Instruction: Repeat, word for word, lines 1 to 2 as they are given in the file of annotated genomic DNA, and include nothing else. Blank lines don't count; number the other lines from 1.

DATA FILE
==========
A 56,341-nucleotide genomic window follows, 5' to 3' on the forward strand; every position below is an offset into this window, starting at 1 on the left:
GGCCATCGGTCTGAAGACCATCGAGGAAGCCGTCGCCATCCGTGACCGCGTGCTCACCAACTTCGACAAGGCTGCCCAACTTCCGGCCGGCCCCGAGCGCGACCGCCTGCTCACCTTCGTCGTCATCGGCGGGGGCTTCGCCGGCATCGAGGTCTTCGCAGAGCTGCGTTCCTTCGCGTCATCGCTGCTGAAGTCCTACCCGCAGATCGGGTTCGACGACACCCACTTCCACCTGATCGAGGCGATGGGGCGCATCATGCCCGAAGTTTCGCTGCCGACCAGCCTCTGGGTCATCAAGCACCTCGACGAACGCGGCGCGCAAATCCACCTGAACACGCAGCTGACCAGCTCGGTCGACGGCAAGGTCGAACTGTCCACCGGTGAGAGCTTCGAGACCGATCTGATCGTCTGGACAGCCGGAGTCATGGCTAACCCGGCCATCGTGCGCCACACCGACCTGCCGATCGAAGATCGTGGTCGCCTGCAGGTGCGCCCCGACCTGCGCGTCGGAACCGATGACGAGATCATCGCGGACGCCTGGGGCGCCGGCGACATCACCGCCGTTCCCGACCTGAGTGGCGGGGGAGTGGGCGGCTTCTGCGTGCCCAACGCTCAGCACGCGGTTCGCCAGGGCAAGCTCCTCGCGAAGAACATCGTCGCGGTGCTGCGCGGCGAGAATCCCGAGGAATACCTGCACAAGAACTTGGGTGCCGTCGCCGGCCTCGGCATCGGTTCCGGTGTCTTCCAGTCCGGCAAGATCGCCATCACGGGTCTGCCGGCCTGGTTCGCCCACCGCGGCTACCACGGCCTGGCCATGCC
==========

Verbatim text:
A 56,341-nucleotide genomic window follows, 5' to 3' on the forward strand; every position below is an offset into this window, starting at 1 on the left:
GGCCATCGGTCTGAAGACCATCGAGGAAGCCGTCGCCATCCGTGACCGCGTGCTCACCAACTTCGACAAGGCTGCCCAACTTCCGGCCGGCCCCGAGCGCGACCGCCTGCTCACCTTCGTCGTCATCGGCGGGGGCTTCGCCGGCATCGAGGTCTTCGCAGAGCTGCGTTCCTTCGCGTCATCGCTGCTGAAGTCCTACCCGCAGATCGGGTTCGACGACACCCACTTCCACCTGATCGAGGCGATGGGGCGCATCATGCCCGAAGTTTCGCTGCCGACCAGCCTCTGGGTCATCAAGCACCTCGACGAACGCGGCGCGCAAATCCACCTGAACACGCAGCTGACCAGCTCGGTCGACGGCAAGGTCGAACTGTCCACCGGTGAGAGCTTCGAGACCGATCTGATCGTCTGGACAGCCGGAGTCATGGCTAACCCGGCCATCGTGCGCCACACCGACCTGCCGATCGAAGATCGTGGTCGCCTGCAGGTGCGCCCCGACCTGCGCGTCGGAACCGATGACGAGATCATCGCGGACGCCTGGGGCGCCGGCGACATCACCGCCGTTCCCGACCTGAGTGGCGGGGGAGTGGGCGGCTTCTGCGTGCCCAACGCTCAGCACGCGGTTCGCCAGGGCAAGCTCCTCGCGAAGAACATCGTCGCGGTGCTGCGCGGCGAGAATCCCGAGGAATACCTGCACAAGAACTTGGGTGCCGTCGCCGGCCTCGGCATCGGTTCCGGTGTCTTCCAGTCCGGCAAGATCGCCATCACGGGTCTGCCGGCCTGGTTCGCCCACCGCGGCTACCACGGCCTGGCCATGCC